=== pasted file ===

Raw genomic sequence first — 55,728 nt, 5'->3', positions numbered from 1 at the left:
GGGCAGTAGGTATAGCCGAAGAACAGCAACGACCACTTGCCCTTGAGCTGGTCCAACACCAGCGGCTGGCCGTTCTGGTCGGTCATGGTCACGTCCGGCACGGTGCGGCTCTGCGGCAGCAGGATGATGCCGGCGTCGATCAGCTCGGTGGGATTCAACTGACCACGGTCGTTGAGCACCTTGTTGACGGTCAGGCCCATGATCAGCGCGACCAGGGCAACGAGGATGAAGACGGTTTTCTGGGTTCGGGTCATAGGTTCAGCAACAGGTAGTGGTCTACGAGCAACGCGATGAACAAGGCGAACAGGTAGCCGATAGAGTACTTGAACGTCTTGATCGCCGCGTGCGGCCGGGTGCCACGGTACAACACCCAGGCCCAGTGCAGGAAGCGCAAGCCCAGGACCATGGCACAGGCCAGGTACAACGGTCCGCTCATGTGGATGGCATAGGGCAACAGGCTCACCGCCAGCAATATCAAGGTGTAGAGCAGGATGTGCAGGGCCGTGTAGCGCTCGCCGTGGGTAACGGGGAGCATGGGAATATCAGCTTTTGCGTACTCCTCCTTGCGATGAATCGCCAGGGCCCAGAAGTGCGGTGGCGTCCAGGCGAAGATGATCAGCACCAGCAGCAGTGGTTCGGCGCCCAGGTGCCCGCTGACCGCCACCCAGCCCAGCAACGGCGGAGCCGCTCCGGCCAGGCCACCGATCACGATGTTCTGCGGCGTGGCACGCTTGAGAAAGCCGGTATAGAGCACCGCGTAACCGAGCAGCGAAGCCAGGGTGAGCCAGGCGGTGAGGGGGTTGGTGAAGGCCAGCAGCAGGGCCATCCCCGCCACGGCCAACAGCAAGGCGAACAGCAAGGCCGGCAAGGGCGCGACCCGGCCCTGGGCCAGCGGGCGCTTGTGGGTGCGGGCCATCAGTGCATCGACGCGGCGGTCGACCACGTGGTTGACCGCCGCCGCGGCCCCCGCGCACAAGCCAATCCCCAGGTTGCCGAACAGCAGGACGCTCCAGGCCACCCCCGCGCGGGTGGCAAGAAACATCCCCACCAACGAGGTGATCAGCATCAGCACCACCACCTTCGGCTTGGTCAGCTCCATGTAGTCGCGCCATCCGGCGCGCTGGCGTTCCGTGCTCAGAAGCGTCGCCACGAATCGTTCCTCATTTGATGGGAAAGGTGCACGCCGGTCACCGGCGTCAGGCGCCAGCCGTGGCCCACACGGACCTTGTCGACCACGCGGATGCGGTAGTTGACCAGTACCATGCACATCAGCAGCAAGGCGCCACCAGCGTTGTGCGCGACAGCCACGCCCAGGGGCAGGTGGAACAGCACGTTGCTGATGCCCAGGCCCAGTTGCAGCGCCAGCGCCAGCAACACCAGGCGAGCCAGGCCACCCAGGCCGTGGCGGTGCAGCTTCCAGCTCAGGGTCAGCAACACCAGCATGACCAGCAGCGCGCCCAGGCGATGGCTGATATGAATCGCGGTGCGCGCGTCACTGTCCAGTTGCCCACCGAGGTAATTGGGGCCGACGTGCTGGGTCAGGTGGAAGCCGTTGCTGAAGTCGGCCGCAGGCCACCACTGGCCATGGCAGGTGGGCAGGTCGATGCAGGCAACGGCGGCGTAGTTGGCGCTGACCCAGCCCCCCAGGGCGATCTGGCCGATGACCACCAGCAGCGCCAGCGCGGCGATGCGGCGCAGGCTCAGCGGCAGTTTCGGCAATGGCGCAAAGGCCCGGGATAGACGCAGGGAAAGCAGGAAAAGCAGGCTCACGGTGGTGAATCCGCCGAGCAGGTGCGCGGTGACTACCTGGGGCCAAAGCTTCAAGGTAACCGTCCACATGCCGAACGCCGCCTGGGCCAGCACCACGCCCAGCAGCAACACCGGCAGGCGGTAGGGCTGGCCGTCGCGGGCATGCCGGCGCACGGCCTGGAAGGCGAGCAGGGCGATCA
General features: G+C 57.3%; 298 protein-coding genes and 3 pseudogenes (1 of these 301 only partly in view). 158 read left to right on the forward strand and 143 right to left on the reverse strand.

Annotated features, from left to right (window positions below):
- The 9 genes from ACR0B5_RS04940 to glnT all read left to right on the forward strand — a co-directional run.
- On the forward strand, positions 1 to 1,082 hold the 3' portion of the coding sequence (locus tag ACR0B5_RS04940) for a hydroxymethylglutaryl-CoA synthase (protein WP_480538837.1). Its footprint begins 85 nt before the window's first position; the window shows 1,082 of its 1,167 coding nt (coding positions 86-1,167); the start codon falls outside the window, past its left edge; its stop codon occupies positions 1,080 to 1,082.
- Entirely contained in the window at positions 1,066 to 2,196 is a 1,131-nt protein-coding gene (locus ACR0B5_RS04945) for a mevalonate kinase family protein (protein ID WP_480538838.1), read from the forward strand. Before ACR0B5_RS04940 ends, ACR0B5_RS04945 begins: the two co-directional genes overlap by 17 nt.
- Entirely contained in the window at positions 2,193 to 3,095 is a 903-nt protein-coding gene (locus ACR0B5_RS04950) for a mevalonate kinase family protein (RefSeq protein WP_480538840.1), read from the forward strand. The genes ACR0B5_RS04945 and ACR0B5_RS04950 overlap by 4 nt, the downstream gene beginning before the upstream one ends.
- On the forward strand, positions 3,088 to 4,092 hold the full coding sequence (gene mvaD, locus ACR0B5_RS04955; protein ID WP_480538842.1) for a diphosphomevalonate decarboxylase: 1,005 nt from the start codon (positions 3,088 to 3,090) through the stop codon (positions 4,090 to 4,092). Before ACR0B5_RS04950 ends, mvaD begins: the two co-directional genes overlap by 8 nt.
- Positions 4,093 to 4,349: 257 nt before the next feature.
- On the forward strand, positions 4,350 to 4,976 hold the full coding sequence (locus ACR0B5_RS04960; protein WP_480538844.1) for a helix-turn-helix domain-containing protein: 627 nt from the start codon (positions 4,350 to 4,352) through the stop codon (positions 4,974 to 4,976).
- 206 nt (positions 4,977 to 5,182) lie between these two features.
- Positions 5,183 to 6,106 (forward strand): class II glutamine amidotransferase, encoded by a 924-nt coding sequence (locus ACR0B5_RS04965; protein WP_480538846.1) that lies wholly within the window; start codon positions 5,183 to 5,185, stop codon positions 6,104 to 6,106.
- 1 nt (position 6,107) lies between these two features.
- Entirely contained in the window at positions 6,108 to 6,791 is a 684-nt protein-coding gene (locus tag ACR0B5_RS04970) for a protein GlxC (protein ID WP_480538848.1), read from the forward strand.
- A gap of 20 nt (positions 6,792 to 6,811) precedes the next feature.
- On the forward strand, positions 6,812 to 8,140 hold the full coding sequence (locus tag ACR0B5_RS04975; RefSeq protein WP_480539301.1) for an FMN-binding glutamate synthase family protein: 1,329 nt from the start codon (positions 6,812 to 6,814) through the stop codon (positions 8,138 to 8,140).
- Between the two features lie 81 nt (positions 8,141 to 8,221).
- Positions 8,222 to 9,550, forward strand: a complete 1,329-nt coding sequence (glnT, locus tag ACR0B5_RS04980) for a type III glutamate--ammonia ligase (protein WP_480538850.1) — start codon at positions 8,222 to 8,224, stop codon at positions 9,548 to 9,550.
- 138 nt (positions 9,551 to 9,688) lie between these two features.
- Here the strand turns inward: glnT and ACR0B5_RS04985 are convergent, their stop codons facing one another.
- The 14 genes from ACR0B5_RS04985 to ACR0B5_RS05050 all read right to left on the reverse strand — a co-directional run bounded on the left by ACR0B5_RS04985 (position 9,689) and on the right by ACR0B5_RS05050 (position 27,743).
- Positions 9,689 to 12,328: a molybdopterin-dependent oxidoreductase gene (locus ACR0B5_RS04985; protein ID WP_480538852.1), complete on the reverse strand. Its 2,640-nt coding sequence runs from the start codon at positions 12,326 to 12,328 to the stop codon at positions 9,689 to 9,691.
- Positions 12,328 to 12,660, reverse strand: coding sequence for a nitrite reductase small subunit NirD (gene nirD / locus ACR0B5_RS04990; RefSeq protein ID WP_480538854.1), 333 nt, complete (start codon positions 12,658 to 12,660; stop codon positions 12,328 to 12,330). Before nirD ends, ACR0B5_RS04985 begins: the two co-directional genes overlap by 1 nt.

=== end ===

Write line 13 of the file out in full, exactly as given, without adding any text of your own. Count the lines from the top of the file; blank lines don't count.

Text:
- Positions 5,183 to 6,106 (forward strand): class II glutamine amidotransferase, encoded by a 924-nt coding sequence (locus ACR0B5_RS04965; protein WP_480538846.1) that lies wholly within the window; start codon positions 5,183 to 5,185, stop codon positions 6,104 to 6,106.